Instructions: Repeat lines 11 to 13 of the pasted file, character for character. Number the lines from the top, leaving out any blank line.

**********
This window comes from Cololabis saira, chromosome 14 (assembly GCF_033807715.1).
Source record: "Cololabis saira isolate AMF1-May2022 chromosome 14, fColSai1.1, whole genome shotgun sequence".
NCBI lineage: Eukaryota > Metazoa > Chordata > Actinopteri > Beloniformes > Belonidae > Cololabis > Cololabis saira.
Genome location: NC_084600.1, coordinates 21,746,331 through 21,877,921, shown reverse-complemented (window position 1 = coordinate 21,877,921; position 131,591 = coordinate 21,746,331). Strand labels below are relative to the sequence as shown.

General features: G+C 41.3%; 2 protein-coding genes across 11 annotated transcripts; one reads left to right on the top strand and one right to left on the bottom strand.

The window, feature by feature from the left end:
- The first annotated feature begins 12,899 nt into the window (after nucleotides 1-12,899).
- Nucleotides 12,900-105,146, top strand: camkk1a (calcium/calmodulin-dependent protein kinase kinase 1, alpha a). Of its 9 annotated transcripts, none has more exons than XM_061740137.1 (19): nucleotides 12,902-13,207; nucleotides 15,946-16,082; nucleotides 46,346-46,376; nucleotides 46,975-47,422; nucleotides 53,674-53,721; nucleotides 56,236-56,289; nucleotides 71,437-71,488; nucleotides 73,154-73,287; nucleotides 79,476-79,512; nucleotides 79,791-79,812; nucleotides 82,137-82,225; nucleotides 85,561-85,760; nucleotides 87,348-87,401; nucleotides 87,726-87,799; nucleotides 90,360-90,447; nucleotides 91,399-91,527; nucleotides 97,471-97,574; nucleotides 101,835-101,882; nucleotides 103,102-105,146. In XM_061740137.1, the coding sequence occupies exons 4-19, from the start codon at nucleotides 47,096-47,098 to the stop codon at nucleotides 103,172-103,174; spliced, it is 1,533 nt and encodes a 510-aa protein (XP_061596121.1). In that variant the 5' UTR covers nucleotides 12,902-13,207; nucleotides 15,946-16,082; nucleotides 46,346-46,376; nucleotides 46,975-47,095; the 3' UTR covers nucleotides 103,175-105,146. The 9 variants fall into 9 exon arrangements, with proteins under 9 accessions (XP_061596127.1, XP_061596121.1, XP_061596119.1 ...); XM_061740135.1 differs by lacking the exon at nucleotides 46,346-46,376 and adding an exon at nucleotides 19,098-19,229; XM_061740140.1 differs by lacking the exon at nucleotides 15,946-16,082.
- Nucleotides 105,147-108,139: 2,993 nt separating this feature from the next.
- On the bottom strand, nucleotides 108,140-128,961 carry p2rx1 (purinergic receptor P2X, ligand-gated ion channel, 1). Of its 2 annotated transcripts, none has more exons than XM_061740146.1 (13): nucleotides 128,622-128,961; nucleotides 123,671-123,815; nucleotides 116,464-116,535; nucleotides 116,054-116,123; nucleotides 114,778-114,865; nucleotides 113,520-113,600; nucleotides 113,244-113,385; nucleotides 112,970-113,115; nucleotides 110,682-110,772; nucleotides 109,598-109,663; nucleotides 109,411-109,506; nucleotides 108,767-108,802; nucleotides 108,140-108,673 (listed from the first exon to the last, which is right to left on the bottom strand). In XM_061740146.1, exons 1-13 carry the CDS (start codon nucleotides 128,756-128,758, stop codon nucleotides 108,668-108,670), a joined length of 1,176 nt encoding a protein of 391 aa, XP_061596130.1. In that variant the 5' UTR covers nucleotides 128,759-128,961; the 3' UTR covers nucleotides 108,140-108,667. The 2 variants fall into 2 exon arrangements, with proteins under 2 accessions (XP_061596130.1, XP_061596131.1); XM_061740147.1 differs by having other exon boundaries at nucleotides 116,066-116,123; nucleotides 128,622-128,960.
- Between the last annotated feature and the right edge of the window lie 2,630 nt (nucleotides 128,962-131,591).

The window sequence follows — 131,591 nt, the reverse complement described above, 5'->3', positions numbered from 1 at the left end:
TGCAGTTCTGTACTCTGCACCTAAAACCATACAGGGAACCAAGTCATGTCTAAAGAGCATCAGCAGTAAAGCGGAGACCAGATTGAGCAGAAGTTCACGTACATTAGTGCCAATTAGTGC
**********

- Between the last annotated feature and the right edge of the window lie 2,630 nt (nucleotides 128,962-131,591).

The window sequence follows — 131,591 nt, the reverse complement described above, 5'->3', positions numbered from 1 at the left end:
TGCAGTTCTGTACTCTGCACCTAAAACCATACAGGGAACCAAGTCATGTCTAAAGAGCATCAGCAGTAAAGCGGAGACCAGATTGAGCAGAAGTTCACGTACATTAGTGCCAATTAGTGC